|Crucifixion of William of Norwich,
Holy Trinity church, Loddon, Norfolk
As a historian, I work on narrative, memory, and myth. I’m interested in how people respond to events by creating new stories or re-interpreting old ones, applying a narrative lens to the world around them. I have a specific focus on the 13th-century Mediterranean, but I believe my interest transcends period and place. I think that the stories we tell are at least as important as the things we do, because story shapes action. That’s why I’m a historian.
Here’s a very grim piece on the “blood libel” myth and how it’s being used today.
As detailed in the article, it’s a medieval myth that Jews murder children and use their blood to bake into matzoh. It’s often been used to justify violence against Jews over the centuries, after it emerged in medieval Norwich. I remember teaching the myth to my students once and their response was, “oh my god, this is true!” I quickly told them no, but somehow it seemed plausible to some. It’s had a kind of power that resonates far, far, beyond its original context, being twisted and re-used for each new moment in which hatred of the Jews seems useful.
I was distressed to read the following [my emphasis]:
Last week a video of Hamas spokesman Osama Hamdan emerged in which he claimed that Jews use the blood of non-Jewish children to make matzo for Passover.
The translation of Hamdan’s interview with the Lebanese television station Al-Quds on July 28 reports him as saying:
“We all remember how the Jews used to slaughter Christians, in order to mix their blood in their holy matzos. This is not a figment of imagination or something taken from a film. It is a fact, acknowledged by their own books and by historical evidence. It happened everywhere, here and there.”
When confronted about his statements by CNN’s Wolf Blitzer on Monday, Hamdan did not retract his claim or distance himself from the blood libel slur. His only defense was that he “has Jewish friends.”
So there’s the blood libel, presented as simple fact. I wouldn’t be surprised if this spokesman is also a Holocaust denier, as that tends to go with the other positions as well, but I don’t know.
The thing that is undeniably true in his statement, though, is that many people do remember the blood libel. Memory lies, moves, shifts, warps, twists, reshapes, and emerges again at unexpected moments. People remember and they believe that what they remember must be true. And of course, from “remember” to “fact” on a station called al Quds, the Arabic name for Jerusalem, and today a name that symbolizes the Islamic claim to ownership over the city.
Sure, Hamdan might be lying just to score rhetorical points on Lebanese television, but at least some of the people to whom he speaks will not know that, or will not want to know that. They will believe because believing works for them at this time.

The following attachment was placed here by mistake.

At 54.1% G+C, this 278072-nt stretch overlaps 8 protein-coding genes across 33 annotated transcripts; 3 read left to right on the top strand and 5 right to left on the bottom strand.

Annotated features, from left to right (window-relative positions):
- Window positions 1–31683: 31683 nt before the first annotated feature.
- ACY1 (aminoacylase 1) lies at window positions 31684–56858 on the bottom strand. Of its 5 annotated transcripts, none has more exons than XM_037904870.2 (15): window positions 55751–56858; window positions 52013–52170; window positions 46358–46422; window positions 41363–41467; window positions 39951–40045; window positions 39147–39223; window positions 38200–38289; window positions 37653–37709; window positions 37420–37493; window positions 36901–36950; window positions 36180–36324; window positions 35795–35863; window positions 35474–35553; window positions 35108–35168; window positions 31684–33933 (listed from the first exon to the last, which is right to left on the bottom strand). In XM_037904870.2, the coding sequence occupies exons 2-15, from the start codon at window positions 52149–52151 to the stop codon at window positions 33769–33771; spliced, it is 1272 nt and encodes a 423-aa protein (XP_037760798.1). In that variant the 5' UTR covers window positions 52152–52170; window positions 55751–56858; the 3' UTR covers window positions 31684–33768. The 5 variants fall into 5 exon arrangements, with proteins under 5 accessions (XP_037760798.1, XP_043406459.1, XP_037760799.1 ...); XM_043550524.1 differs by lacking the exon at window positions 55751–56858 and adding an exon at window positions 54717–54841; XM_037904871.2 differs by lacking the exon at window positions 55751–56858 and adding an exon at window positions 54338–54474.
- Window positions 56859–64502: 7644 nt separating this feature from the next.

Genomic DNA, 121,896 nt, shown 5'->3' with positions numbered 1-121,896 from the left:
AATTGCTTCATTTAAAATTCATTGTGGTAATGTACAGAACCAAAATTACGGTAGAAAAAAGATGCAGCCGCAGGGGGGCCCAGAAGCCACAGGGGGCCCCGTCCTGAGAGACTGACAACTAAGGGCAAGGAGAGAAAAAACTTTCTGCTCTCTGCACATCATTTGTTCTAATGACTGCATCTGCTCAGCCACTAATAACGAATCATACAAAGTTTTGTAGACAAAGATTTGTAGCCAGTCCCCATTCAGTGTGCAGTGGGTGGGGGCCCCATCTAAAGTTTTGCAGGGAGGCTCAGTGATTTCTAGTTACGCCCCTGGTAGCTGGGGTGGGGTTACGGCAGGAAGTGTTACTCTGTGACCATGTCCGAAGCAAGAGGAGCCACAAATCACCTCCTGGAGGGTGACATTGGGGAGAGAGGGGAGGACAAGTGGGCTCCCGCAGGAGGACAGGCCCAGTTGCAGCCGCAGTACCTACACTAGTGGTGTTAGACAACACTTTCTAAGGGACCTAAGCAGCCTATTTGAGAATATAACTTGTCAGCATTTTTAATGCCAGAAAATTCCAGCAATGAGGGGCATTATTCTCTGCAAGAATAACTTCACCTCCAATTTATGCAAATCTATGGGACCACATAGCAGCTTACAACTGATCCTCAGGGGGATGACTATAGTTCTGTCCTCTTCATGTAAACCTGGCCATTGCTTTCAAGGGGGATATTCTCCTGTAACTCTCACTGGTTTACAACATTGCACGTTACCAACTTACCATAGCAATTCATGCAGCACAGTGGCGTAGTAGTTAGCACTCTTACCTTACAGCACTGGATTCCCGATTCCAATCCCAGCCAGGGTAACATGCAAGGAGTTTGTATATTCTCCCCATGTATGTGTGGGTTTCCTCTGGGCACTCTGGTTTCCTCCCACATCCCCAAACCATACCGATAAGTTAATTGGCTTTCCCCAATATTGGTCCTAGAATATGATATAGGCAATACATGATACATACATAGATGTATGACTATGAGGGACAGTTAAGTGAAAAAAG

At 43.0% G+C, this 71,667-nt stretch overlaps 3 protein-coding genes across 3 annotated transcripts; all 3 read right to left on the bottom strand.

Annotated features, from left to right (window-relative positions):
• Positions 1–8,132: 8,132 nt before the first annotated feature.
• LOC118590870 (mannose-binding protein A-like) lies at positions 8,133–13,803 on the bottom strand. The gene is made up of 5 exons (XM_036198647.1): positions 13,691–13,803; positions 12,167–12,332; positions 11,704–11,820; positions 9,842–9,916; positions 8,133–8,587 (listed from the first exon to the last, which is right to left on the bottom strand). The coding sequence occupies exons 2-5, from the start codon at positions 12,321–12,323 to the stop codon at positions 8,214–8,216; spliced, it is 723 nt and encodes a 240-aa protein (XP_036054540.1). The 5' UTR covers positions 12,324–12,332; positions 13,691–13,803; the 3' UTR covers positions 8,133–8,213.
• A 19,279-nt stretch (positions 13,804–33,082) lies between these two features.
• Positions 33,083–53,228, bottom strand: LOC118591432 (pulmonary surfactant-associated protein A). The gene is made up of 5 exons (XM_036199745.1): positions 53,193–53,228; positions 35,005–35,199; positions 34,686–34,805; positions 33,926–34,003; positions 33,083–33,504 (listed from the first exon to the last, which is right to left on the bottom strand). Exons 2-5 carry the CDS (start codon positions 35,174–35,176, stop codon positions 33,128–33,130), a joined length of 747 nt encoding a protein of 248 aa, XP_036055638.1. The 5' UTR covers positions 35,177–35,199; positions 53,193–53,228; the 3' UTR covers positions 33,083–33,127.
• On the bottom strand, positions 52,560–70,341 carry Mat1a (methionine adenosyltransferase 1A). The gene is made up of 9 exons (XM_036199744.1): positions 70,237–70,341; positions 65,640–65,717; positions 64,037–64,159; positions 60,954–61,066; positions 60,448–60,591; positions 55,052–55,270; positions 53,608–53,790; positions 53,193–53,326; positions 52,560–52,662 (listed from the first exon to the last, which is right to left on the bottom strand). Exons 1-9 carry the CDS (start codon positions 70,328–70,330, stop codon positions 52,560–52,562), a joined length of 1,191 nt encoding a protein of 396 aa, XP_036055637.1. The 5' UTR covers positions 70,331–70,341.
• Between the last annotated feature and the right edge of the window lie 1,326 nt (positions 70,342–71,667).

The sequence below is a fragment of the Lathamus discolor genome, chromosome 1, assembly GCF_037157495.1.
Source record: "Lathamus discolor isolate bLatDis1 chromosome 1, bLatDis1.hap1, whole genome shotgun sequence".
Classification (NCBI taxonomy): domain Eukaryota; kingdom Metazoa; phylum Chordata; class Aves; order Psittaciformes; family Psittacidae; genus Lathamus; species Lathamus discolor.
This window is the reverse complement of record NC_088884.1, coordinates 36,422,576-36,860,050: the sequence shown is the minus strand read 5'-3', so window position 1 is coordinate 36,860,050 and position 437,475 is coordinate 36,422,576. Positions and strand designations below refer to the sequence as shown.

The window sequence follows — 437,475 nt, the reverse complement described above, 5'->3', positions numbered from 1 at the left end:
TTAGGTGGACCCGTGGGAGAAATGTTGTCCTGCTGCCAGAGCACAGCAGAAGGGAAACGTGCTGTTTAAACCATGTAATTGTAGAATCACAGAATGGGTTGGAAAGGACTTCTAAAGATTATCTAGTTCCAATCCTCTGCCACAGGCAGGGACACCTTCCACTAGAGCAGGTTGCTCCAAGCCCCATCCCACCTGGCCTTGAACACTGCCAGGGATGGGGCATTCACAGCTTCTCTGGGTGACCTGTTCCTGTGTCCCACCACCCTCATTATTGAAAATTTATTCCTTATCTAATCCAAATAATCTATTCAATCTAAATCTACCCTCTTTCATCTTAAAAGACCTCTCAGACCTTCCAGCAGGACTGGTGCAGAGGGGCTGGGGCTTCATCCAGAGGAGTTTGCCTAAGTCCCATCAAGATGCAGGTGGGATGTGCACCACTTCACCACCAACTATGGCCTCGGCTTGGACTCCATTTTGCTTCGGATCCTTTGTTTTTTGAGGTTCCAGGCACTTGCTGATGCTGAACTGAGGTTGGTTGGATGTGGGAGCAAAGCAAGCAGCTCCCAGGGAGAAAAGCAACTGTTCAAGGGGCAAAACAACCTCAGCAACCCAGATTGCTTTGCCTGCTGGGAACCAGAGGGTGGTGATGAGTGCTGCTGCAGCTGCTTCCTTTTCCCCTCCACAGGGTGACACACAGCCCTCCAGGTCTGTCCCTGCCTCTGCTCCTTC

I am very critical of the Israeli assault on Gaza. I don’t want that critique, however, to override the awfulness of antisemitism or the way that Hamas, already a organization dedicated to hate, is using this moment to intensify the hatred of the Jews in the region and the world.
These are dangerous times. Here’s what Ross and Baden write:
As Osama al-Baz, an adviser to former Egyptian President Hosni Mubarak, observed in 2013, some “Arab writers and media figures … attack Jews on the basis of … racist fallacies and myths that originated in Europe.”
Hamas may be doing no more than repeating tired cultural clichés and long-debunked slander, but myth and action go together. The history of Europe is a testimony to the devastating power of the blood libel.
People and cultures are defined by the myths they create, but also by the myths they accept and propagate.
From myth to action. Obviously, actions matter a lot. But the stories we tell, the myths we create and spread, they have intense power to motivate us for good and for ill.
And in the story of the blood libel, no one gets out alive.
3 Replies to “The Blood Libel: Medieval England and Hamas last week.”
As a Jew, one of the most uncomfortable moments for me in high school was the first lesson we did on the Holocaust. The teacher wrote the blood libel on the board, and then explained what it was (i.e. that it wasn't true, among other things). Watching the students around me carefully taking notes and then putting a line through what they'd just copied down was chilling, because it left me with the impression that if they hadn't been explicitly told that the blood libel was false, my fellow students would have left that room fully accepting it as fact.
That moment is also one of the specific things that I keep in mind when I think about the huge power an instructor can wield.
That's always been Islam's ticker, though. They take something else and distort it to fit their narrative. Mohammed did that when he ripped off Judaism and Christianity. Islam's 'scholars' claim to invented things that they pillaged from Europe/Greece. They're even teaching that Muslims invented the internet.
Megalon – Any narrative about the syncretic elements in Islam must also recognize the syncretic elements in Christianity – and for that matter Judaism as well. Religions build off of each other and claim originality. I'd be careful with the loose "they."
MK – Yes. That happened in a class one year. I taught the William of Norwich text and had no idea that some of the students thought it was a real thing until one of them asked. I now teach it very differently.